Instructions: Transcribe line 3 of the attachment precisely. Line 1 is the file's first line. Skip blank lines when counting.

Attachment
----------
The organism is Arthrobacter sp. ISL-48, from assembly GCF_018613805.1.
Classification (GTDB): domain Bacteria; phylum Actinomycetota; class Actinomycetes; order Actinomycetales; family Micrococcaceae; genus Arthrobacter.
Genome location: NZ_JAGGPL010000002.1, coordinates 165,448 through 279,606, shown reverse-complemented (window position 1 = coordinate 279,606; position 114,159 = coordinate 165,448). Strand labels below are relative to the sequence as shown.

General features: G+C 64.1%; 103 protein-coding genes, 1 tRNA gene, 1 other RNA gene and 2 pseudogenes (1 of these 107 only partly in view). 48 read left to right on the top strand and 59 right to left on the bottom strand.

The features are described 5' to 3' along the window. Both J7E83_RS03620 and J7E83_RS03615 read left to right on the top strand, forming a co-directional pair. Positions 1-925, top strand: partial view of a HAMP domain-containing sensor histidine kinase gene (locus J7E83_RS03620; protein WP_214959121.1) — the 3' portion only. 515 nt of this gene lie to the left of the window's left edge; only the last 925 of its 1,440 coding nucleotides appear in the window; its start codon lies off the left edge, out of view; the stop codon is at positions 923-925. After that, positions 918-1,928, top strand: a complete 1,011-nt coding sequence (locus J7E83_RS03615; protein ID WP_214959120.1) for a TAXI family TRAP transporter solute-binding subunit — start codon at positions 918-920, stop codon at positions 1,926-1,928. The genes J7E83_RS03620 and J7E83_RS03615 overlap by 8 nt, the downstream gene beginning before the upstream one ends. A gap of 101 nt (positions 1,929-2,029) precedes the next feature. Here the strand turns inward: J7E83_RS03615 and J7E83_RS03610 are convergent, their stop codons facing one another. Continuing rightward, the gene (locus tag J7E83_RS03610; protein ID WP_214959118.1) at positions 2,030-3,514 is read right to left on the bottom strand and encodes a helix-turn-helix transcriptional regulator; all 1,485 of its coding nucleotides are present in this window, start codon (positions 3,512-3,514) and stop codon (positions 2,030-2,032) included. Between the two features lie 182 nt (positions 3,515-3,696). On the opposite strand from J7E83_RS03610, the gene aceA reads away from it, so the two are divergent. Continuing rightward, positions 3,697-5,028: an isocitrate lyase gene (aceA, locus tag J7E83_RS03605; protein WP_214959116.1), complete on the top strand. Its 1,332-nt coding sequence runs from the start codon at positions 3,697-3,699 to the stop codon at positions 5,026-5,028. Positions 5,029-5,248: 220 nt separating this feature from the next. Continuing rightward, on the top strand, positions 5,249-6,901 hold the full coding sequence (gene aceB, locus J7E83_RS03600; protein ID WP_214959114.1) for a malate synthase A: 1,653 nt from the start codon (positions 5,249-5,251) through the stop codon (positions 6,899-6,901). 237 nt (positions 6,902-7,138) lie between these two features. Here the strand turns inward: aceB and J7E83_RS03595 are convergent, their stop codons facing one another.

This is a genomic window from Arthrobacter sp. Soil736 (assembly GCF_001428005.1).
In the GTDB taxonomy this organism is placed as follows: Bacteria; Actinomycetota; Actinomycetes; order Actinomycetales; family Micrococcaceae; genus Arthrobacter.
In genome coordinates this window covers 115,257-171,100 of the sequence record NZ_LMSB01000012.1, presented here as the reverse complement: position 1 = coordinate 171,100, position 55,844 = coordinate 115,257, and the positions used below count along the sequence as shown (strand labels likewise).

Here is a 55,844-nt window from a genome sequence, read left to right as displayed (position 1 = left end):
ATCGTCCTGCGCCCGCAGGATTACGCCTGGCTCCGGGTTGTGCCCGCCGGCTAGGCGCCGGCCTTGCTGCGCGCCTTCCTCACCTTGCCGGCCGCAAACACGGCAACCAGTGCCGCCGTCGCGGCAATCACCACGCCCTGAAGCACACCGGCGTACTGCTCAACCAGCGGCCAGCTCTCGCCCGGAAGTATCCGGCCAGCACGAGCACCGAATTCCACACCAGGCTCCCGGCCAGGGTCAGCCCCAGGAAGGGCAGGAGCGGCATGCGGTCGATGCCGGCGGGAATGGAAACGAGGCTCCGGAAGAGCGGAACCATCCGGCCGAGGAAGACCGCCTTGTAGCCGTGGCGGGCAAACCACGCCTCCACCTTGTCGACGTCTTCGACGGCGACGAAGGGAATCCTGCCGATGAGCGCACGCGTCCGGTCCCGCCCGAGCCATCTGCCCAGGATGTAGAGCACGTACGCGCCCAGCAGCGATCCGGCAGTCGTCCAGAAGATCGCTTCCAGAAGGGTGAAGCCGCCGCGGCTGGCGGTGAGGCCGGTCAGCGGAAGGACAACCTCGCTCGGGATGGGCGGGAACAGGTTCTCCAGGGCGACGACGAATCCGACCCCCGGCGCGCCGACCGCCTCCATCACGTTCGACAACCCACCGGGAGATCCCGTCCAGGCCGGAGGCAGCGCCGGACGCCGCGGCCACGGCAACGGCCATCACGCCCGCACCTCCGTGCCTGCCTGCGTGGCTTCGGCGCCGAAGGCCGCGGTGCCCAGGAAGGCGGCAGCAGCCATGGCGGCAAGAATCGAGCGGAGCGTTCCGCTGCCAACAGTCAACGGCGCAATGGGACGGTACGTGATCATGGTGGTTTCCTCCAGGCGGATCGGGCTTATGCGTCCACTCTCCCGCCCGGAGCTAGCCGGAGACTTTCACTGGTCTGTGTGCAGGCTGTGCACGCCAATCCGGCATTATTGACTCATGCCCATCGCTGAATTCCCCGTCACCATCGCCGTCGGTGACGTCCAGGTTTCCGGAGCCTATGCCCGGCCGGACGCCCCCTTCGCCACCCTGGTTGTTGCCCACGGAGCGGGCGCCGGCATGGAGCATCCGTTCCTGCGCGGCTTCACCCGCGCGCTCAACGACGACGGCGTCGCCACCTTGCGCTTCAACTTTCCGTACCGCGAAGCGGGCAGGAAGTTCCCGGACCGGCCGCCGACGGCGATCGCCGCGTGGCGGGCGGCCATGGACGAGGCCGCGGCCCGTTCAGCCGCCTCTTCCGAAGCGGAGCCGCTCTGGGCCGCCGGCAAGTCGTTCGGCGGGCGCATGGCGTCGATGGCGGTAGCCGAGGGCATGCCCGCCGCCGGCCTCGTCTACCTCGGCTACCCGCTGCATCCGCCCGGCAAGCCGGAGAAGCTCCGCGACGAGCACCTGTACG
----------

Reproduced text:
Genome location: NZ_JAGGPL010000002.1, coordinates 165,448 through 279,606, shown reverse-complemented (window position 1 = coordinate 279,606; position 114,159 = coordinate 165,448). Strand labels below are relative to the sequence as shown.